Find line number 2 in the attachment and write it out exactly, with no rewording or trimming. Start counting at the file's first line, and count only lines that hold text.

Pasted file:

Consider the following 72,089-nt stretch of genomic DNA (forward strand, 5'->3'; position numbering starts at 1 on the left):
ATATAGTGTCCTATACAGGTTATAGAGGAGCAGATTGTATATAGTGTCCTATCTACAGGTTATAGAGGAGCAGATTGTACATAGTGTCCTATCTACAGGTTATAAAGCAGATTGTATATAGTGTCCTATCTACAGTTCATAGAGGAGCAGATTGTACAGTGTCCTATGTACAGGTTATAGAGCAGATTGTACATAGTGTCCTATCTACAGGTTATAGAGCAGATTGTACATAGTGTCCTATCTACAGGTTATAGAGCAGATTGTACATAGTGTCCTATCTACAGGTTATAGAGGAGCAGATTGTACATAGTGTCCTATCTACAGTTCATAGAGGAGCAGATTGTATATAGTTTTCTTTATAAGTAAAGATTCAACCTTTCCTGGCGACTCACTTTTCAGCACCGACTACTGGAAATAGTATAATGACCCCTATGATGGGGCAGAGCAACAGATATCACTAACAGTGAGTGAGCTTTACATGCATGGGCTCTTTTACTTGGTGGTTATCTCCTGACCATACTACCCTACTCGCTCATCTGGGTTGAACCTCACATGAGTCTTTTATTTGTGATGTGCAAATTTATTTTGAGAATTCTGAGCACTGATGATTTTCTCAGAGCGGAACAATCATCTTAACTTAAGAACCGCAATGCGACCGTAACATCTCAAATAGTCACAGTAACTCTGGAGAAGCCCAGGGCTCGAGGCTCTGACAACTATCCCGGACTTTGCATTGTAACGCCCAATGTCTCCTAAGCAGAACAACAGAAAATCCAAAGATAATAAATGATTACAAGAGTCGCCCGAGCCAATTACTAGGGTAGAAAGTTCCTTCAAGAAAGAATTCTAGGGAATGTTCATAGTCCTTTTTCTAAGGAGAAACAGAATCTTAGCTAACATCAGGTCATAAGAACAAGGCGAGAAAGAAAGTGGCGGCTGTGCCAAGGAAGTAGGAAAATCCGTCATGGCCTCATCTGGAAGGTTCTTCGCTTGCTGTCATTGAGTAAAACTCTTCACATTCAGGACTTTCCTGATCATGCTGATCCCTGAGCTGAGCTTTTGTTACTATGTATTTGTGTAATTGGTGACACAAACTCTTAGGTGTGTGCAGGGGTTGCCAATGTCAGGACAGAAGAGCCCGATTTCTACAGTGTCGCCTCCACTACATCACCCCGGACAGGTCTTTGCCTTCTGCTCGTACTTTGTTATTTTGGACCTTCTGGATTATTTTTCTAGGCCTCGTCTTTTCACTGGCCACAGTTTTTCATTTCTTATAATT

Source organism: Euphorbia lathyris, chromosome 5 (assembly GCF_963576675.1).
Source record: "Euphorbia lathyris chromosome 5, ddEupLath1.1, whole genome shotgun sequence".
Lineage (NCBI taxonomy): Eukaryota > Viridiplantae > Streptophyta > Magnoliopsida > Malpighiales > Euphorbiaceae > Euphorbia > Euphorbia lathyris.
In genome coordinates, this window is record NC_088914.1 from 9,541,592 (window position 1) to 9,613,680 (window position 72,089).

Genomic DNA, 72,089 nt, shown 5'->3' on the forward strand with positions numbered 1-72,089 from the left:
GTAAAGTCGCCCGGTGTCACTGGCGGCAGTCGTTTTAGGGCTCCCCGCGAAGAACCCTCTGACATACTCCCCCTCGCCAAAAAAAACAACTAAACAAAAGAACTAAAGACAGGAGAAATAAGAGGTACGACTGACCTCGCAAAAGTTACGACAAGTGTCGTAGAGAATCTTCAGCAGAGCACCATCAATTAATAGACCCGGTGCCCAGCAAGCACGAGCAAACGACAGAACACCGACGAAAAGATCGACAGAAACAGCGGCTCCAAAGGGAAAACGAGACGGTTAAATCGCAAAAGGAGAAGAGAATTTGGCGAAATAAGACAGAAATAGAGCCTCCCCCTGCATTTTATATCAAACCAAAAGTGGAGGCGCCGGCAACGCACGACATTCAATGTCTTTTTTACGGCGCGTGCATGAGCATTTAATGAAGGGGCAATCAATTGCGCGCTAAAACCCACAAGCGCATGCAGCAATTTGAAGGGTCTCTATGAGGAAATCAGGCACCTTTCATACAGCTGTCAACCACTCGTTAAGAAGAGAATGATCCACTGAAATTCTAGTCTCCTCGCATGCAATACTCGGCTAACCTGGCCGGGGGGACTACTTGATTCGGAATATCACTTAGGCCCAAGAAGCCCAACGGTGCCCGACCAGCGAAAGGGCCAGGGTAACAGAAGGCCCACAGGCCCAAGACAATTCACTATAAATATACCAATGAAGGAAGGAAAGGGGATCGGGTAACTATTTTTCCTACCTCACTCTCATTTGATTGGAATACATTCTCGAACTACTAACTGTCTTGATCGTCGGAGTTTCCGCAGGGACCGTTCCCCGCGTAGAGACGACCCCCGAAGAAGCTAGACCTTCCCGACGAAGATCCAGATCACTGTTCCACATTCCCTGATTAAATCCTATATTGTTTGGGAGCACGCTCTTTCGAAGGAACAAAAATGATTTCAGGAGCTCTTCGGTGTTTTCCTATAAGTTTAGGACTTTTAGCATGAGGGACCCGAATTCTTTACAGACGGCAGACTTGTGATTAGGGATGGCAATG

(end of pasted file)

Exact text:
ATATAGTGTCCTATACAGGTTATAGAGGAGCAGATTGTATATAGTGTCCTATCTACAGGTTATAGAGGAGCAGATTGTACATAGTGTCCTATCTACAGGTTATAAAGCAGATTGTATATAGTGTCCTATCTACAGTTCATAGAGGAGCAGATTGTACAGTGTCCTATGTACAGGTTATAGAGCAGATTGTACATAGTGTCCTATCTACAGGTTATAGAGCAGATTGTACATAGTGTCCTATCTACAGGTTATAGAGCAGATTGTACATAGTGTCCTATCTACAGGTTATAGAGGAGCAGATTGTACATAGTGTCCTATCTACAGTTCATAGAGGAGCAGATTGTATATAGTTTTCTTTATAAGTAAAGATTCAACCTTTCCTGGCGACTCACTTTTCAGCACCGACTACTGGAAATAGTATAATGACCCCTATGATGGGGCAGAGCAACAGATATCACTAACAGTGAGTGAGCTTTACATGCATGGGCTCTTTTACTTGGTGGTTATCTCCTGACCATACTACCCTACTCGCTCATCTGGGTTGAACCTCACATGAGTCTTTTATTTGTGATGTGCAAATTTATTTTGAGAATTCTGAGCACTGATGATTTTCTCAGAGCGGAACAATCATCTTAACTTAAGAACCGCAATGCGACCGTAACATCTCAAATAGTCACAGTAACTCTGGAGAAGCCCAGGGCTCGAGGCTCTGACAACTATCCCGGACTTTGCATTGTAACGCCCAATGTCTCCTAAGCAGAACAACAGAAAATCCAAAGATAATAAATGATTACAAGAGTCGCCCGAGCCAATTACTAGGGTAGAAAGTTCCTTCAAGAAAGAATTCTAGGGAATGTTCATAGTCCTTTTTCTAAGGAGAAACAGAATCTTAGCTAACATCAGGTCATAAGAACAAGGCGAGAAAGAAAGTGGCGGCTGTGCCAAGGAAGTAGGAAAATCCGTCATGGCCTCATCTGGAAGGTTCTTCGCTTGCTGTCATTGAGTAAAACTCTTCACATTCAGGACTTTCCTGATCATGCTGATCCCTGAGCTGAGCTTTTGTTACTATGTATTTGTGTAATTGGTGACACAAACTCTTAGGTGTGTGCAGGGGTTGCCAATGTCAGGACAGAAGAGCCCGATTTCTACAGTGTCGCCTCCACTACATCACCCCGGACAGGTCTTTGCCTTCTGCTCGTACTTTGTTATTTTGGACCTTCTGGATTATTTTTCTAGGCCTCGTCTTTTCACTGGCCACAGTTTTTCATTTCTTATAATT